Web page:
Rad Research

AP Research students and teacher give updates on their projects


Credit: Ariel McGee ’23

AP Research, the second year of the AP Capstone program, is a rigorous class for seniors that has students partake in a year-long research project. 

This year, seniors’ projects range from psychology to analysis of tv shows, and they have free range for the topic they choose. 

“My project is an evaluation of the effects of gender identity [on high school students’ relationships with their parents], specifically gender nonconforming, transgender and cisgender high school students,” said AP Research student Sage McHugh ‘23. 

McHugh, like many other research students, has a focus on psychology, and is interested in pushing the boundaries of research in this field. 

“I knew from the get-go that I wanted to do a psychology project,” said McHugh. “I was originally interested in evaluating the effects of neurodivergence on conception of gender, because it’s a really interesting new field in psychology.”

However, not all topics are as complex, and AP Research gives students the opportunity to go down any path, within reason. 

“I have a student doing a project on looking at the ways in which gendered language is used on Tik Tok regarding the Amber Heard and Johnny Depp trial,” said AP Research teacher and English Department Head Caitlin Miller. “There are lots of different kinds of projects, different disciplines, and all really cool ideas.”

Students don’t have to go through this process alone, however, and are paired with a mentor in order to help them with the research process. 

“My mentor is a grad student in Sociology at [Duke University] and we meet every week,” said AP Research student Norah Hendrickson ‘23. “We exchange messages, and they’ve been really helpful with finding outside research related to my topic along with building a literature review.”

Mentors can be beneficial to AP Research students in multiple ways; not only with their research, but also with networking and fostering professional relationships, according to Miller.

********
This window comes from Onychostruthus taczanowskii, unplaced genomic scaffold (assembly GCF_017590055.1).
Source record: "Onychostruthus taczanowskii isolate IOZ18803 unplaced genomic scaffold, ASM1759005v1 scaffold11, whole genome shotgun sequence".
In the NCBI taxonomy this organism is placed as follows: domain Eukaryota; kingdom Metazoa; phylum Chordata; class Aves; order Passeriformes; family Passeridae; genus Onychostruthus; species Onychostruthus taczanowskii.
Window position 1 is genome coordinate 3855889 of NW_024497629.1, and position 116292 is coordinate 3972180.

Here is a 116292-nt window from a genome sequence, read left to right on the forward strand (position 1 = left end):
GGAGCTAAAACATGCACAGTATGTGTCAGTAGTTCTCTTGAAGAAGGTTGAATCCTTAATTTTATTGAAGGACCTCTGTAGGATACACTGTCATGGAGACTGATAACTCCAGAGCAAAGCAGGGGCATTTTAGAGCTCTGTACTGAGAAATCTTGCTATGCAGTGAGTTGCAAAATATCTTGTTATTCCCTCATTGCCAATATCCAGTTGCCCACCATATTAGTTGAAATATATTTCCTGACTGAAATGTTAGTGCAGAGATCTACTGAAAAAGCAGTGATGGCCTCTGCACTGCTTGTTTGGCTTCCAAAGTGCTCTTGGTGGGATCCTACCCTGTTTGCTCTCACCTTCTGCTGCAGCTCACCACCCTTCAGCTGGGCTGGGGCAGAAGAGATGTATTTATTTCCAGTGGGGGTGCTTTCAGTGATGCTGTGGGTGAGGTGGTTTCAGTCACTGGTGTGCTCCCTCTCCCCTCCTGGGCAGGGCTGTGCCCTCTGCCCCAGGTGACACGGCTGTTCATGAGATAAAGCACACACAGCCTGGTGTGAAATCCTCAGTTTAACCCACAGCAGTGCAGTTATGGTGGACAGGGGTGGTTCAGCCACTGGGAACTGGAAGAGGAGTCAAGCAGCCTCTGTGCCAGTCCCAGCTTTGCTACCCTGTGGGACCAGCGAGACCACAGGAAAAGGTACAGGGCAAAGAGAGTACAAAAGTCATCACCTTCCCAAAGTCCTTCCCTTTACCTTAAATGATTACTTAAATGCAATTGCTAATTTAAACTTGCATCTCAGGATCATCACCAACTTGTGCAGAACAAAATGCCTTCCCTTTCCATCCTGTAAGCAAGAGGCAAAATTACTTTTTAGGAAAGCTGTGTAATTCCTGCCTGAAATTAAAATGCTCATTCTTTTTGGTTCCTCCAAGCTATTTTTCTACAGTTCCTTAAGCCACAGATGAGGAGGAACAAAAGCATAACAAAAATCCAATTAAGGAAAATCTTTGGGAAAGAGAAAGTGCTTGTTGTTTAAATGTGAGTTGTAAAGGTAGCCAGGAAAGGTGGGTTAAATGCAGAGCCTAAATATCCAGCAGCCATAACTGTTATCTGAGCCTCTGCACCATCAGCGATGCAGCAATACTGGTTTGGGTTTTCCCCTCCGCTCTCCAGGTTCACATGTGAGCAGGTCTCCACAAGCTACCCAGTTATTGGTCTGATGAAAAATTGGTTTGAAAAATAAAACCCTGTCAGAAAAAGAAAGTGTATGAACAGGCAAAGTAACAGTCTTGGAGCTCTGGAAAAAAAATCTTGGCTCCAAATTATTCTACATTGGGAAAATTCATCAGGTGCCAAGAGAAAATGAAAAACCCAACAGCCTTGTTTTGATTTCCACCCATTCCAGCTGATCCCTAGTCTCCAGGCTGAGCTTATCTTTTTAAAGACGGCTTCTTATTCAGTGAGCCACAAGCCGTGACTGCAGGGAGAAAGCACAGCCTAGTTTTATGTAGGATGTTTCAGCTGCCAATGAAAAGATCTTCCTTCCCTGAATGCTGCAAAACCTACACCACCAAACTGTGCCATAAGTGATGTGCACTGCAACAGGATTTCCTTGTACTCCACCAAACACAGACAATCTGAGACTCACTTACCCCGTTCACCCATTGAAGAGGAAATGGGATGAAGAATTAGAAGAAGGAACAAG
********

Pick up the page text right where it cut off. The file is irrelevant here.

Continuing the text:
“I think students who really make lasting relationships with their mentors tend to have awesome projects,” said Miller. “They really are able to get into the discipline a little bit more and understand how researchers in that field conduct research.”

In order to conduct their research, students must examine data that they collect. For example, through a survey they conduct. 

“It’s pretty typical in a lot of quantitative psychology research to use surveys, and I wanted to go with what was best for my discipline,” said McHugh. “I already knew of a couple existing scales that I wanted to use, so I’m not just writing random questions.”

For others, strategies of interviews or focus groups are more beneficial to their topic, like Hendrickson, whose project focuses on the benefits and intricacies of tarot reading. 

“I am interviewing professional tarot readers and also young amateur tarot users to see what drives them to want to use tarot, and what they get both spiritually and emotionally out of using it,” said Hendrickson. 

The research that these students participate in isn’t always easy, and often many students run into roadblocks. 

“Psychology is a hard field,” said McHugh. “Especially being younger and doing psych research because access is always going to be an issue.”

But even with possible difficulties, they are supported by their teacher, Ms. Miller, along with their peers and mentors.  

“Students are successful in AP research when they can manage their time effectively, ask a lot of questions, are engaged in the process, and listen to feedback,” said Miller. 

This year, students even have the opportunity to expand their audience of their research project by submitting their work for a showcase. 

“Students actually have some opportunities this year to do some presentations outside of the school,” said Miller. “There’s one showcase in particular, called the Student Research Showcase where one student per school will be selected to present in March.”

AP Research students work both in and out of school to research and synthesize interesting projects, and there are many opportunities for Jones students to get involved. 

“A lot of us [AP Research students] get super stressed about… being able to meet research criteria and having people participate in our research is helpful,” said McHugh. “So if you can go to a focus group, or if you’re willing to reply to someone’s survey that is immensely helpful.”